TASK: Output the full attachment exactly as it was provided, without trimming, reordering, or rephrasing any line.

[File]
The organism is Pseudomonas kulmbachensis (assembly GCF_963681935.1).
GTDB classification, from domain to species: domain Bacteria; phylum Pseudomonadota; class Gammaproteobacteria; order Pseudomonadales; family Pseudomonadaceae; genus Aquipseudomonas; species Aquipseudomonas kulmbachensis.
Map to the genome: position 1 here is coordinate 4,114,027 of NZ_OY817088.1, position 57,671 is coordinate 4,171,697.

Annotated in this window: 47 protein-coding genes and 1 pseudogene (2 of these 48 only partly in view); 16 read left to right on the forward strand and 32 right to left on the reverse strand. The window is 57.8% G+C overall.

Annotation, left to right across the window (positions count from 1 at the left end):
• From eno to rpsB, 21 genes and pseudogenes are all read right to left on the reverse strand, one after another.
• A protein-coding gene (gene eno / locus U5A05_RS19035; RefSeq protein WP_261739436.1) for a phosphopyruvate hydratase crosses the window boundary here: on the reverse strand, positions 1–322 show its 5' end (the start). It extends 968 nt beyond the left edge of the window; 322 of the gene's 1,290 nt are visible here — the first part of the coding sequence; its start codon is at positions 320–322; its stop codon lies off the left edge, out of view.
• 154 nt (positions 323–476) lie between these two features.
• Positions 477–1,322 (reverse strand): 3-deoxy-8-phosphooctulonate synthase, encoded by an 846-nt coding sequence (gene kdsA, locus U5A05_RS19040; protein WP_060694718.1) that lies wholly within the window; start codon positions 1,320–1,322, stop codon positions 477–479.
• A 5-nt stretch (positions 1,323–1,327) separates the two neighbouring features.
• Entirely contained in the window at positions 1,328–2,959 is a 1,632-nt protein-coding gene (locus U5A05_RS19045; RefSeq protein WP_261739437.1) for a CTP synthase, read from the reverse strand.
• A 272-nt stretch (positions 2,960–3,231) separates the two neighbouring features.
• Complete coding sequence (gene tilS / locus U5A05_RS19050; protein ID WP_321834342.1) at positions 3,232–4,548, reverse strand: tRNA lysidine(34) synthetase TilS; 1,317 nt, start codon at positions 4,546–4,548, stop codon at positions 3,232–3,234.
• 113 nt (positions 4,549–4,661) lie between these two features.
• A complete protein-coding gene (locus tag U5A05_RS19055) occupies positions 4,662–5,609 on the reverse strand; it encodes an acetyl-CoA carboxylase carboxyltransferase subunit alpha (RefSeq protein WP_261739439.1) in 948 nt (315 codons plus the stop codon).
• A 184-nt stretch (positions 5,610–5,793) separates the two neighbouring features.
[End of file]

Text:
The organism is Pseudomonas kulmbachensis (assembly GCF_963681935.1).
GTDB classification, from domain to species: domain Bacteria; phylum Pseudomonadota; class Gammaproteobacteria; order Pseudomonadales; family Pseudomonadaceae; genus Aquipseudomonas; species Aquipseudomonas kulmbachensis.
Map to the genome: position 1 here is coordinate 4,114,027 of NZ_OY817088.1, position 57,671 is coordinate 4,171,697.

Annotated in this window: 47 protein-coding genes and 1 pseudogene (2 of these 48 only partly in view); 16 read left to right on the forward strand and 32 right to left on the reverse strand. The window is 57.8% G+C overall.

Annotation, left to right across the window (positions count from 1 at the left end):
• From eno to rpsB, 21 genes and pseudogenes are all read right to left on the reverse strand, one after another.
• A protein-coding gene (gene eno / locus U5A05_RS19035; RefSeq protein WP_261739436.1) for a phosphopyruvate hydratase crosses the window boundary here: on the reverse strand, positions 1–322 show its 5' end (the start). It extends 968 nt beyond the left edge of the window; 322 of the gene's 1,290 nt are visible here — the first part of the coding sequence; its start codon is at positions 320–322; its stop codon lies off the left edge, out of view.
• 154 nt (positions 323–476) lie between these two features.
• Positions 477–1,322 (reverse strand): 3-deoxy-8-phosphooctulonate synthase, encoded by an 846-nt coding sequence (gene kdsA, locus U5A05_RS19040; protein WP_060694718.1) that lies wholly within the window; start codon positions 1,320–1,322, stop codon positions 477–479.
• A 5-nt stretch (positions 1,323–1,327) separates the two neighbouring features.
• Entirely contained in the window at positions 1,328–2,959 is a 1,632-nt protein-coding gene (locus U5A05_RS19045; RefSeq protein WP_261739437.1) for a CTP synthase, read from the reverse strand.
• A 272-nt stretch (positions 2,960–3,231) separates the two neighbouring features.
• Complete coding sequence (gene tilS / locus U5A05_RS19050; protein ID WP_321834342.1) at positions 3,232–4,548, reverse strand: tRNA lysidine(34) synthetase TilS; 1,317 nt, start codon at positions 4,546–4,548, stop codon at positions 3,232–3,234.
• 113 nt (positions 4,549–4,661) lie between these two features.
• A complete protein-coding gene (locus tag U5A05_RS19055) occupies positions 4,662–5,609 on the reverse strand; it encodes an acetyl-CoA carboxylase carboxyltransferase subunit alpha (RefSeq protein WP_261739439.1) in 948 nt (315 codons plus the stop codon).
• A 184-nt stretch (positions 5,610–5,793) separates the two neighbouring features.